This is a piece of history I wish I could’ve incorporated into Beaufort 1849 but the timing just wouldn’t work.
Robert Smalls began his life in 1839 in a slave cabin in Beaufort. In his teens he was sent to Charleston and hired out to work for wages that his owner would collect, a not uncommon practice. He worked in a hotel, as a lamplighter and then on the wharves and docks of Charleston. He married, had children, and eventually worked his way up to a wheelman, learning to pilot the Charleston harbor. Though undeniably constrained by the realties of slavery, his life had much more scope for initiative and resourcefulness than the average slave.
Now comes the exciting part. During the Civil War, Smalls was assigned as wheelman on the steamer, Planter, an armed dispatch and transport boat used by the Confederacy. On the night of May 13, 1862, the white crew decided to spend the night on shore, probably to amuse themselves with the distractions Charleston had to offer. Robert Smalls and the seven other slave crewmen took the opportunity to strike. With a Confederate flag flying and Smalls dressed in a captain’s uniform, at 3 a.m. Smalls backed the boat out of her slip and made way to a nearby wharf where the families of Smalls and other crew members were hiding in wait. After loading the contraband passengers, Smalls brazenly chugged the boat past the five Confederate forts guarding the harbor. Then, taking down the Confederate flag and hoisting a white sheet in its stead, he made a beeline for the blockading Federal fleet just beyond. Luckily the first US Navy ship he encountered noticed the sheet moments before it was set to open fire on the renegade vessel.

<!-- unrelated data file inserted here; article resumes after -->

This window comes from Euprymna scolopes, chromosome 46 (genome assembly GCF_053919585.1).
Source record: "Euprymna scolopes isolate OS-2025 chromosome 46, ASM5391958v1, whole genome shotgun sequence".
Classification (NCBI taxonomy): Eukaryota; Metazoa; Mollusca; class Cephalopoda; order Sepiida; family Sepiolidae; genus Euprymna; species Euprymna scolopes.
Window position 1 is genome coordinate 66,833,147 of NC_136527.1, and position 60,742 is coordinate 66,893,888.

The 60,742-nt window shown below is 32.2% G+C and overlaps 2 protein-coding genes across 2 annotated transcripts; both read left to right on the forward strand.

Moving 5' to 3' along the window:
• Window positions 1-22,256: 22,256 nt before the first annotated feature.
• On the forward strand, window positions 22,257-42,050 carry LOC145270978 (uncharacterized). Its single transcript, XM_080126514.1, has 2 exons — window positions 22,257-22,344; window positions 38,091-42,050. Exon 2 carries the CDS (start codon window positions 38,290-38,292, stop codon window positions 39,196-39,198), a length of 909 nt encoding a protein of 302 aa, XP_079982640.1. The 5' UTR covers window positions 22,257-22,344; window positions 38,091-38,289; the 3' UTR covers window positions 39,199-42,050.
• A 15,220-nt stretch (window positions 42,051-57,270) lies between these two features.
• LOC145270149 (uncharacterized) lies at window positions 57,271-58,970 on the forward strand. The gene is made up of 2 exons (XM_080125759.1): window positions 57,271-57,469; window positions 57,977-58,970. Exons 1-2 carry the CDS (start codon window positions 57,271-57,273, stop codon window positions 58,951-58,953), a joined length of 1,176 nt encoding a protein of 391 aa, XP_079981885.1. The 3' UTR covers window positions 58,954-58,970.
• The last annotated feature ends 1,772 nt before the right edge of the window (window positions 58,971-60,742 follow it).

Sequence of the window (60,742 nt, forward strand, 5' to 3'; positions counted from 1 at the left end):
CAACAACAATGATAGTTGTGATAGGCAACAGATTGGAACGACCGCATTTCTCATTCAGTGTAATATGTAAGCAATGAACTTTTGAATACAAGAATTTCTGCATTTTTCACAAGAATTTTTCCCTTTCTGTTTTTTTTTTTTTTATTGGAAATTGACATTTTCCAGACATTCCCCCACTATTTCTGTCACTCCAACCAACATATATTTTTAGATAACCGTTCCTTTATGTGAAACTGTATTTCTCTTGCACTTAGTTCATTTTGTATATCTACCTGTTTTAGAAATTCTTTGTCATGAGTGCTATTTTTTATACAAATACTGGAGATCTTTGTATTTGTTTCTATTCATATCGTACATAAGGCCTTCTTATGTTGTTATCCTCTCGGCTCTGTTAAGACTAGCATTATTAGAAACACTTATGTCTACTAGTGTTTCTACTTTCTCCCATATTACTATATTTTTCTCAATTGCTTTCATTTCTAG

Smalls turned Planter over to the U.S. Navy, along with its cargo of artillery and explosives. Even more valuable, he handed over a codebook that revealed Confederacy secret signals and placement of mines and torpedoes around Charleston harbor. In addition, due to his comprehensive familiarity with the area, Smalls was able to offer extensive information about the harbor’s defenses.
The North was delighted! Smalls was an overnight hero and media sensation in Northern papers. Congress passed a bill awarding Smalls and the other seven crewmen $1500 in prize money for the captured vessel. Two weeks after the daring escape Smalls even met Abraham Lincoln himself, who was impressed by Smalls’s account of his exploits. Smalls’s deeds became a major argument for allowing African Americans to serve in the Union Army, and Smalls himself served as a pilot for the Union forces. In 1863 Smalls became the first black Captain of a vessel in the service of the United States.
This is just the beginning of Smalls’s accomplishments, but the rest will have to wait for another blog post. I’ll just observe that as much as Smalls was lauded by the North, he was in equal parts reviled by the South. In a war, one side’s hero is almost necessarily the other side’s varlet.